According to this view, the Lord that bought them, refers to God the Father who bought the children of Israel out of Egypt in the Old Testament. The "them" does not refer to the false teachers but rather to the people mentioned in the first part of the verse: "there were false prophets also among the people".
God did in fact buy or purchase His people out of Egypt. Exodus 15:13-16 tells us: "Thou in thy mercy hast led forth the people which thou hast REDEEMED...till the people pass over, O LORD, till the people pass over, which THOU HAST PURCHASED."
Deuteronomy 32:6 rebukes God's people. They were often disobedient but they were still His sons and daughters - see verse 19. "Do ye thus requite the LORD, O foolish people and unwise? is not he thy father that HATH BOUGHT thee?"
So, according to this view, the false teachers are denying the Old Testament revelation of the one true God of particular redemption who chose Israel to be His people above all the people on the face of the earth and bought them to be His own. It is ironic that this "denying the Lord that bought them" is a similar doctrine being put forth by many of today's Christian teachers.
The second Calvinistic view of 2 Peter 2:1 admits the possibility that the Lord referred to in "denying the Lord that bought them" does refer to the Lord Jesus Christ and He bought them with His blood. However the important thing to notice in this view is that the word "them" again does not refer to the false teachers but rather to the people whom they are misleading by their false teaching.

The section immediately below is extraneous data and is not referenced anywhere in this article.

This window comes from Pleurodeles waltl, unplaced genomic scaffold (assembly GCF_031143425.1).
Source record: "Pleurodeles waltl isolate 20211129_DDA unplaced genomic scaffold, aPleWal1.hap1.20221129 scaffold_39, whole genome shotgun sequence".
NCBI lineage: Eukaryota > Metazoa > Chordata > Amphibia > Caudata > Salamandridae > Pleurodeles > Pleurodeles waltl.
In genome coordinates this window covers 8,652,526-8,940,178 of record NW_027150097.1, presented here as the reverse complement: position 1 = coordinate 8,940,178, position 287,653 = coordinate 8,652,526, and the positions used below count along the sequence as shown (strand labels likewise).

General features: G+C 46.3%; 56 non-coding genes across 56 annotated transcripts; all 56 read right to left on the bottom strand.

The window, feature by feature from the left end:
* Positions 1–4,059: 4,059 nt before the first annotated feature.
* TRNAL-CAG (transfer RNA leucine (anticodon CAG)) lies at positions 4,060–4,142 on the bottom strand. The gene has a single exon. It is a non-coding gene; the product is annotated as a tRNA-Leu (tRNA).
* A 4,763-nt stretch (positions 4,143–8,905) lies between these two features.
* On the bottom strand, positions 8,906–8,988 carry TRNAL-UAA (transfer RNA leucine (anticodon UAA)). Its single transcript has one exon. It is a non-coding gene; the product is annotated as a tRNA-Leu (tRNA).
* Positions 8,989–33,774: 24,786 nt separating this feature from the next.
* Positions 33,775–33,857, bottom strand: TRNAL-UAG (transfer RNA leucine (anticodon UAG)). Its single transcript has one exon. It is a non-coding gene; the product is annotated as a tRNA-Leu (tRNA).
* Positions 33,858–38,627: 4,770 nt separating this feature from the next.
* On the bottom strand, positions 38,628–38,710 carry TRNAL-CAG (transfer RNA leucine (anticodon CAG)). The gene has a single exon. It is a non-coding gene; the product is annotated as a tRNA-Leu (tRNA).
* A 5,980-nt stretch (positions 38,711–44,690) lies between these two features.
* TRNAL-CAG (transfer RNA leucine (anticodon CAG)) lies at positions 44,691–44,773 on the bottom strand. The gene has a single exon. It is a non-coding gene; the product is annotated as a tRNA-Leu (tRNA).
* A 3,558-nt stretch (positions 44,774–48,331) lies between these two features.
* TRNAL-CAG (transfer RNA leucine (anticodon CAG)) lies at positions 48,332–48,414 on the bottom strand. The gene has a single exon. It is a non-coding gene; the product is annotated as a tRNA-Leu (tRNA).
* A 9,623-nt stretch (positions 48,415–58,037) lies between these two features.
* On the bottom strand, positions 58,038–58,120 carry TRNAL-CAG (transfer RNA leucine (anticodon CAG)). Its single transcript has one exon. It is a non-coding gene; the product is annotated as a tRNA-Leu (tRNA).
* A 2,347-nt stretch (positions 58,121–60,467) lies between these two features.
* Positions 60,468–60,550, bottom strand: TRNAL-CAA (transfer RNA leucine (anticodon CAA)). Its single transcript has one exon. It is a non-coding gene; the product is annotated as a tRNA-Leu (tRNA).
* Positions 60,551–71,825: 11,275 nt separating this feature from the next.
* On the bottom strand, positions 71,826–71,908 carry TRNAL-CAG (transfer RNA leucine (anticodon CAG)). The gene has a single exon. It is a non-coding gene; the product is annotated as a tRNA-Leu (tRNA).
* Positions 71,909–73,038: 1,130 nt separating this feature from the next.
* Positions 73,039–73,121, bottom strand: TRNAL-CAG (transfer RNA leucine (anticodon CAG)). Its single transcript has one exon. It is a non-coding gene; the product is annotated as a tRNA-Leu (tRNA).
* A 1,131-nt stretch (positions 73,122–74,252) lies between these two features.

Notice that this whole section refers to the future when Peter wrote this epistle. There shall be false teachers among the Christians and what they shall teach is damnable heresies, and many shall follow their pernicious ways, and the way of truth shall be evil spoken of.
If you read on down through the rest of the chapter you will notice these false teachers are further described in verses 18 and 19. There we are told: "For when they speak great swelling words of vanity, they allure through the lusts of the flesh, throught much wantonness, THOSE that were clean escaped from them who live in error. While they promise THEM liberty, they themselves are the servants of corruption."
The "them" of "denying the Lord that bought THEM" refers to the weak and unlearned Christians who were indeed bought by the blood of the Lamb but will be misled by these false teachers. That is why Peter closes his epistle with these words. "Ye therefore, beloved, seeing ye know these things before, beware lest ye also, being led away with the error of the wicked, fall from your own stedfastness. But grow in grace, and in the knowledge of our Lord and Saviour Jesus Christ. To him be glory both now and for ever. Amen."
The Armininan point of view always proves too much and is itself false doctrine. If those who believe in eternal security and once redeemed always redeemed insist on holding their interpretation of this verse, then they should be consistent in their theology and go all the way and conclude that they too can be lost forever even though the Son of God shed His precious blood to buy them.
I'll stick with the finished work of redemption of the Lord Jesus Christ who loved the church and gave himself for it that He might present it to Himself holy and without blemish. "And this is the Father's will which hath sent me, that of all that he hath given me I should lose nothing, but should raise it up again at the last day." John 6:39.